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Graphics Open Source Hardware

Kickstarter For Open Source GPU 108

First time accepted submitter eekee writes "The targets are high, but so is the goal: releasing Verilog source code for a GPU implementation. The source will be open source, LGPL-licensed, and suitable for loading onto an FPGA. The first target is for a 2D GPU with PCI interface; perhaps not terribly interesting in itself, but the first stretch goal is much more exciting: full OpenGL and Direct3D graphics." Unlike the Open Graphics Project, this is starting from a working 2D accelerator and mostly working 3D accelerator cloning the features of the Number Nine Ticket to Ride hardware. If they get a meelion bucks they'll overhaul the chip to support something other than PCI (although you can bridge between PCI and PCIe) and implement a modern programmable rather than fixed-function chip. Also unlike OGP, they do not appear interested in producing hardware, instead focusing entirely on the core itself for use in FPGAs (anyone want to dust off the OGD1 design?)
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Kickstarter For Open Source GPU

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  • Re:Dubious Market? (Score:3, Informative)

    by Anonymous Coward on Wednesday October 09, 2013 @12:00PM (#45082123)

    The point of this is NOT to produce a graphics card you'll stick in your PC. The card they're emulating was released in 1998. It's for embedded system designers to add graphics capabilities to a project that's already using an FPGA without completely reinventing the wheel. Speaking as someone who implemented a (very basic) 3D GPU for a class project once, it is quite a lot of work.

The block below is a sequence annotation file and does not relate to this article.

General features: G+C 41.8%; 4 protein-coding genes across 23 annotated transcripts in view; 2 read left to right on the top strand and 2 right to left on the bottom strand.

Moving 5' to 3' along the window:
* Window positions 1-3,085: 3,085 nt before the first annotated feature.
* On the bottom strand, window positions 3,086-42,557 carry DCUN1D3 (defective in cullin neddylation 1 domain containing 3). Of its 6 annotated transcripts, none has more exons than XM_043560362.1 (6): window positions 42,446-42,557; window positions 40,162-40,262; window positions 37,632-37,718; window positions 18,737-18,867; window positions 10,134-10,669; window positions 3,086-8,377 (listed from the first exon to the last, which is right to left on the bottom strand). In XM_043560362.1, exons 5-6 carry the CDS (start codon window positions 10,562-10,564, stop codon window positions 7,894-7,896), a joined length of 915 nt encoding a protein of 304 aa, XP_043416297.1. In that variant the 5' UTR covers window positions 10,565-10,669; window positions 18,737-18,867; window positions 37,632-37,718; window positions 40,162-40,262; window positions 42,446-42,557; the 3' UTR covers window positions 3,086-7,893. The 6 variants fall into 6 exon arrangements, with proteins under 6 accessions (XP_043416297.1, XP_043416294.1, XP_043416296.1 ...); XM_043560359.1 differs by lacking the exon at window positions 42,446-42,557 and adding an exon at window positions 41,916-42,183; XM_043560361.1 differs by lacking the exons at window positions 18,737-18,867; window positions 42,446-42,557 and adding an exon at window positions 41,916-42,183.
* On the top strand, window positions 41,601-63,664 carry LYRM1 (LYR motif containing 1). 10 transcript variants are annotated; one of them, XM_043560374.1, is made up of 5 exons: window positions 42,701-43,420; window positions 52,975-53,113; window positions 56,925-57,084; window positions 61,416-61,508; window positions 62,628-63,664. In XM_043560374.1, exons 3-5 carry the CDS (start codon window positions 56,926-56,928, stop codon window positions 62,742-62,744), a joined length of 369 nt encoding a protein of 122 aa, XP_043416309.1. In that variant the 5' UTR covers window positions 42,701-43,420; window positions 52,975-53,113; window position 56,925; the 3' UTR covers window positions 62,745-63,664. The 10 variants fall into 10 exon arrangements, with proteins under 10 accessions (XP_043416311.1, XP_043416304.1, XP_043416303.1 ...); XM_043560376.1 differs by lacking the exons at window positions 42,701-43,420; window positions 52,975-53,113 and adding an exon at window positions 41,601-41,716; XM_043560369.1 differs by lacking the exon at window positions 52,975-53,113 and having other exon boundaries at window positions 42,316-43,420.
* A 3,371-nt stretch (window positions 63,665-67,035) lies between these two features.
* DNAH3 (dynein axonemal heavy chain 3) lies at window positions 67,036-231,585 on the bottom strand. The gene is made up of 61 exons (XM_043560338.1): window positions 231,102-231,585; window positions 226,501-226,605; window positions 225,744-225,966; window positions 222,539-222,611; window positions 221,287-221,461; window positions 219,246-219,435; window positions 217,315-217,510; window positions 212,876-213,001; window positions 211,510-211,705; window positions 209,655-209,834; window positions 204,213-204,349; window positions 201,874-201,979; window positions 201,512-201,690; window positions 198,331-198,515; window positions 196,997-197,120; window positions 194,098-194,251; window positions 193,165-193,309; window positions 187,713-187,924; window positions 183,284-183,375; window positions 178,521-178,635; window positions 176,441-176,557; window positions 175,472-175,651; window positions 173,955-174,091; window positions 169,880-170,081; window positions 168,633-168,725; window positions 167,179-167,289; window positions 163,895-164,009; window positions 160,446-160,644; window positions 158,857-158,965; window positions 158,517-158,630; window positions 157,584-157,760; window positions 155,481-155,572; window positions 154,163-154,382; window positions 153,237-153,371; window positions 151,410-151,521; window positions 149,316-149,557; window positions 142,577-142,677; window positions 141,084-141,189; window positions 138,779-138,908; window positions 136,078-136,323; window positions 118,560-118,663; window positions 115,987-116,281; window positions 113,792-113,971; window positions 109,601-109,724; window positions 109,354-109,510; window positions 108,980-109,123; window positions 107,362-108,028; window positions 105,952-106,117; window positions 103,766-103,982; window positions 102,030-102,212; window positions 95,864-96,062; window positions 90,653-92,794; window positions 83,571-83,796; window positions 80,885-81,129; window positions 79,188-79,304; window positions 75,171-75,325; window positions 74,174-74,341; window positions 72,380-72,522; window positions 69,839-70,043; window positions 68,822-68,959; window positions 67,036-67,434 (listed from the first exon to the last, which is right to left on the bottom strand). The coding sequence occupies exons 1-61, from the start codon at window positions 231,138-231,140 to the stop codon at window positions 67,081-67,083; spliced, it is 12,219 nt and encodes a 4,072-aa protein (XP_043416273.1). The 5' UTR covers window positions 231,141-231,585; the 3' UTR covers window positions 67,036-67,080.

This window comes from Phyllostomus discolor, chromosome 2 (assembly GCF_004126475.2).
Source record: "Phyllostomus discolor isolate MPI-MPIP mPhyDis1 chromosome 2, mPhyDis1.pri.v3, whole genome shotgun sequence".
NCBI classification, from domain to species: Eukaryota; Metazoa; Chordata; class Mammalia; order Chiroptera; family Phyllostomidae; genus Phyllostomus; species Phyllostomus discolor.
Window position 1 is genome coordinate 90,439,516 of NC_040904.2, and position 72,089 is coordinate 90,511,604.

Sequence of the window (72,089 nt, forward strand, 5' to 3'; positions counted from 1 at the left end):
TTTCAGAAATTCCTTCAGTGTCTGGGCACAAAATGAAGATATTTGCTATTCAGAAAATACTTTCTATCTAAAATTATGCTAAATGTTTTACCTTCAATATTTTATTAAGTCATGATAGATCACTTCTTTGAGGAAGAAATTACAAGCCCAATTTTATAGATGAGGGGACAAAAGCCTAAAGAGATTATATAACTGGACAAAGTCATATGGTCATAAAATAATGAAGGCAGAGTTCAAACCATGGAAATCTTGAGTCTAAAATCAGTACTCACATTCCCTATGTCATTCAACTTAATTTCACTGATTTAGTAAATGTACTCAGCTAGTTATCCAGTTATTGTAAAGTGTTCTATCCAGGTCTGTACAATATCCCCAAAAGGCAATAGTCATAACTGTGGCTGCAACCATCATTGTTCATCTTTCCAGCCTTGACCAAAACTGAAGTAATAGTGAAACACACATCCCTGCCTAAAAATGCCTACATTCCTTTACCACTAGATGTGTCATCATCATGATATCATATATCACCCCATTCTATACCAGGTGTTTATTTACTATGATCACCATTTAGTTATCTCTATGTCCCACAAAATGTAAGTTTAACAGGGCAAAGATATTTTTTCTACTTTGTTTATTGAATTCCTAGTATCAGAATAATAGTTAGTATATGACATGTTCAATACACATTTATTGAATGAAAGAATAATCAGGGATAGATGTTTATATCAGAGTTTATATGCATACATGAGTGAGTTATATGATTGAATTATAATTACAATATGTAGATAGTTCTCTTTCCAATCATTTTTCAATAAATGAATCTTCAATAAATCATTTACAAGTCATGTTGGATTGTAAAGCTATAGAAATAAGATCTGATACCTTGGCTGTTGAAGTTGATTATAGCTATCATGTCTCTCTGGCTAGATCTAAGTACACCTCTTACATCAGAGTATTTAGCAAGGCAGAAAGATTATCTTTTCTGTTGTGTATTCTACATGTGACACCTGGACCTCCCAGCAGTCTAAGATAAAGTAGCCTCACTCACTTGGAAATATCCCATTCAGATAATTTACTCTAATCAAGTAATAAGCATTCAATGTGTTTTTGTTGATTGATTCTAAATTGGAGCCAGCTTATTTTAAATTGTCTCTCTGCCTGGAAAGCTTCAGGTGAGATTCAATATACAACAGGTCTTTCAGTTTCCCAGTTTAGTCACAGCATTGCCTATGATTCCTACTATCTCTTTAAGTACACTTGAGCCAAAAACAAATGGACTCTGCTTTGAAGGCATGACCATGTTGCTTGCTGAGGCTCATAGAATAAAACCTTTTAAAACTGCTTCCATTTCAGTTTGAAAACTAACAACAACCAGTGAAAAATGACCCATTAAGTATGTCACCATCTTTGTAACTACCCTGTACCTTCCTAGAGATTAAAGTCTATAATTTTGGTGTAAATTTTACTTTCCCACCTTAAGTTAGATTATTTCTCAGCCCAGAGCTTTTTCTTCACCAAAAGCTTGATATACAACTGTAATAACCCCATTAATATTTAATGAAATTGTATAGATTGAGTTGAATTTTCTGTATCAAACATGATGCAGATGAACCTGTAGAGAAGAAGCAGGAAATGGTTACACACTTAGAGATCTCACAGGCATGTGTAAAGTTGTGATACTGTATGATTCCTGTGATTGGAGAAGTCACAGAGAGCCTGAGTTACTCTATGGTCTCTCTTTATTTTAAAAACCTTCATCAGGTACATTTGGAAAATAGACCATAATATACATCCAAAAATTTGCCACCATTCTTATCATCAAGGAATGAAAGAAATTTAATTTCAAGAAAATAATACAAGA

• by Anonymous Coward on Wednesday October 09, 2013 @12:10PM (#45082209)

    These guys have licenses covering the original #9 tech that was sold to S3.
    The are former #9 engineers, not as you say non-too-bright fiddlers.

    "By mid 2000, S3 had completed the acquisition of Number Nine's assets and Number Nine had ceased operations. In 2002, two former Number Nine engineers, James Macleod and Francis Bruno, formed Silicon Spectrum, Inc., and licensed Number Nine's graphics technology from S3 to implement in FPGA devices."

    "Rather than trying to start from scratch, Silicon Spectrum licensed the same graphics technology that we had developed for Number Nine and optimized it for use in an FPGA. During that same period, both Altera and Xilinx introduced cost effective low priced FPGA chips which we could fit our design into which turned a former high end PC graphics accelerator into a lower cost solution."

"No, no, I don't mind being called the smartest man in the world. I just wish it wasn't this one." -- Adrian Veidt/Ozymandias, WATCHMEN